Voici 10 diagrammes qui illustrent les récents avancements de l’humanité. Il y a de l’espoir, même si on pourrait facilement reculer. (Tiré de l’article de Peter Diamantris ; https://singularityhub.com/2016/06/27/why-the-world-is-better-than-you-think-in-10-powerful-charts/)
1. Living in Absolute Poverty (1981-2011)
Declining rates of absolute poverty (Source: Our World in Data, Max Roser)
Absolute poverty is defined as living on less than $1.25/day. Over the last 30 years, the share of the global population living in absolute poverty has declined from 53% to under 17%.
While there is still room for improvement (especially in sub-Saharan Africa and South Asia), the quality of life in every region above has been steadily improving and will continue to do so. Over the next 20 years, we have the ability to extinguish absolute poverty on Earth.
2. Child Labor Is on the Decline (2000-2020)
This chart depicts the actual and projected changes in the number of children (in millions) in hazardous work conditions and performing child labor between 2000 and 2020.
As you can see, in the last 16 years, the number of children in these conditions has been reduced by more than 50%. As we head to a world of low-cost robotics, where such machines can operate far faster, far cheaper and around the clock, the basic rationale for child labor will completely disappear, and it will drop to zero.
3. Income Spent on Food
This chart shows the percent per capita of disposable income spent on food in the U.S. from 1960 to 2012.
If you focus on the blue line, ‘Food at home,’ you can see that over the last 50 years, the percent of our disposable income spent on food has dropped by more than 50 percent, from 14% to less than 6%.
This is largely a function of better food production technology, distribution processes and policies that have reduced the cost of food. We’re demonetizing food rapidly.
4. Infant Mortality Rates
This chart depicts global under-five-years-old mortality rates between 1990 and 2012 based on the number of deaths per 1,000 live births.
In the last 25 years, under-five mortality rates have dropped by 50%. Infant mortality rates and neonatal mortality rates have also dropped significantly.
And this is just in the last 25 years. If you looked at the last 100 years, which I talk about in Abundance, the improvements have been staggering.
5. Annual Cases of Guinea Worm
Guinea worm is a nasty parasite that used to affect over 3.5 million people only 30 years ago. Today, thanks to advances in medical technologies, research and therapeutics, the parasite has almost been eradicated. In 2008, there were just 4,647 cases.
I’m sharing the chart above because it represents humanity’s growing ability to address and cure diseases that have plagued us for ages. Expect that through technologies such as gene drive/CRISPR-Cas9 and other genomic technologies, we will rapidly begin to eliminate dozens or hundreds of similar plagues.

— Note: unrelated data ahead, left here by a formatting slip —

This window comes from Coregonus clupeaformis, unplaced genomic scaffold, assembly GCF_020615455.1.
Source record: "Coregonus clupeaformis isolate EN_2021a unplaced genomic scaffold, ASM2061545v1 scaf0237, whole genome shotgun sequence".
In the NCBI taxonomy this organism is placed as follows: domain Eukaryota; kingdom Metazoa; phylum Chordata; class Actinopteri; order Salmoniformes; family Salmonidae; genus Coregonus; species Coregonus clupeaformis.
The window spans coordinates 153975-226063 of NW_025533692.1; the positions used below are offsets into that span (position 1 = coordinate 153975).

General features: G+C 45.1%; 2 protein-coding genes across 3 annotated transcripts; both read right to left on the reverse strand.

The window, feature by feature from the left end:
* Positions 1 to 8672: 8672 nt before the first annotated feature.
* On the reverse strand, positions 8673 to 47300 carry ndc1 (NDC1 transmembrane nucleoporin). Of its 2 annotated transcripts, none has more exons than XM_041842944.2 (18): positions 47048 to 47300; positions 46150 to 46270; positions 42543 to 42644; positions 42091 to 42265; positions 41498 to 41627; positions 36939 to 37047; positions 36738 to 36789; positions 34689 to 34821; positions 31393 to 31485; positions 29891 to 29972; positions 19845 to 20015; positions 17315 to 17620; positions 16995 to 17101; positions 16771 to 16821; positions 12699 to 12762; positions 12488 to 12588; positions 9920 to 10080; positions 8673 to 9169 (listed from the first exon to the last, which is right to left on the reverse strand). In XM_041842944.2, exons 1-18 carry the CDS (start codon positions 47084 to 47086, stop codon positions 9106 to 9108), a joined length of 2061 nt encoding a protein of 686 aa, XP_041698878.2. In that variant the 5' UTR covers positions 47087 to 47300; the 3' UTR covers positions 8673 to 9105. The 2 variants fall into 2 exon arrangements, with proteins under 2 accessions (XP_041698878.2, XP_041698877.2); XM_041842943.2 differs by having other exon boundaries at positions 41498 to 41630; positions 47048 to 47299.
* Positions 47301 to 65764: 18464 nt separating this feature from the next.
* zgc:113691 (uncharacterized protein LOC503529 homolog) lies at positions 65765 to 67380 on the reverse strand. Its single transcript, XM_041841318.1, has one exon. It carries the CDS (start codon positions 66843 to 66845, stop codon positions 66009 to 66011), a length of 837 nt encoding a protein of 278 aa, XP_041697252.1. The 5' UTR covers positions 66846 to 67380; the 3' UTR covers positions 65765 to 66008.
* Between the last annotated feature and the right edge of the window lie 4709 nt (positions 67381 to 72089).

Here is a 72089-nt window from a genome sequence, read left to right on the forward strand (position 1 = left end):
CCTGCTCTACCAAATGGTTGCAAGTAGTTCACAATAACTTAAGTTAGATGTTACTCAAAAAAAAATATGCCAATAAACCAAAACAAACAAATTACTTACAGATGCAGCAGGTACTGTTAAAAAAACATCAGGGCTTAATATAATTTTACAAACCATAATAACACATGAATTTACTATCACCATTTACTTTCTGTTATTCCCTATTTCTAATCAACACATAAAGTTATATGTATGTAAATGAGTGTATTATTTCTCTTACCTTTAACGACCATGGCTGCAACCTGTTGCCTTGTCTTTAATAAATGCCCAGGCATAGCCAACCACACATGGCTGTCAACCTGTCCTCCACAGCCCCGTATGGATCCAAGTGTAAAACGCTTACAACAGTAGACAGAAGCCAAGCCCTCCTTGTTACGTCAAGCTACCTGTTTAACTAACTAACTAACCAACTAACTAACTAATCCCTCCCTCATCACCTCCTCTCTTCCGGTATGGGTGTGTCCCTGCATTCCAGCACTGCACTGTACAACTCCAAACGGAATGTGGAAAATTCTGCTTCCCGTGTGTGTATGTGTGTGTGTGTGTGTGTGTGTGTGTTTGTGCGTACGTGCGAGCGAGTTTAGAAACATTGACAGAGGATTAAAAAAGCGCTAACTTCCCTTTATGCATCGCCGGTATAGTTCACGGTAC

6. Teen Birth Rates in the United States
The chart above shows the dramatic decline in the number of teen (15 to 19 years old) birth rates in the United States since 1950. At its peak, 89.1 out of 1,000 teenage women were giving birth. Today, it’s dropped under 29 out of 1,000.
This is largely a function of the population becoming better educated, the cost of birth control being reduced and becoming more widely available, and cultural shifts in the United States.
7. Homicide Rates in Western Europe
The chart above shows the number of homicides per 100,000 people per year in five Western European regions from 1300 to 2010.
As you can see, Western Europe used to be a very dangerous place to live. Over the last 700+ years, the number of homicides per 100,000 people has decreased to almost zero.
It is important to look back this far (700 years) because we humans lose perspective and tend to romanticize the past, but forget how violent life truly was in, say, the Middle Ages, or even just a couple of hundred years ago.
We have made dramatic and positive changes. On an evolutionary time scale, 700 years is NOTHING, and our progress as a species is impressive.
8. U.S. Violent Crime Rates, 1973 – 2010
In light of the recent terrorist shooting in Orlando, and the school shootings in years past, it is sometimes easy to lose perspective.
The truth is, in aggregate, we’ve made significant progress in reducing violent crimes in the United States in the last 50 years.
As recent as the early 80s and mid-90s, there were over 50 violent crime victims per 1,000 individuals. Recently, this number has dropped threefold to 15 victims per 1,000 people.
We continue to make our country (and the world) a safer place to live.
9. Average Years of Education, 1820-2003
I love this chart. In the last 200 years, the average number of ‘years of education’ received by people worldwide has increased dramatically.
In the U.S. in 1820, the average person received less than 2 years of education. These days, it’s closer to 21 years of education, a 10X improvement.
We are rapidly continuing the demonetization, dematerialization and democratization of education. Today, I’m very proud of the $15 million Global Learning XPRIZE as a major step in that direction.
Within the next 20 years, the best possible education on Earth will be delivered by AI for free — and the quality will be the same for the son or daughter of a billionaire as it is for the son or daughter of the poorest parents on the planet.
10. Global Literacy Rates
Along those same lines, the extraordinary chart above shows how global literacy rates have increased from around 10% to close to 100% in the last 500 years.
This is both a function of technology democratizing access to education, as well as abundance giving us the freedom of time to learn.
Education and literacy is a core to my abundance thesis — a better-educated world raises all tides.
We live in the most exciting time to be alive! Enjoy it.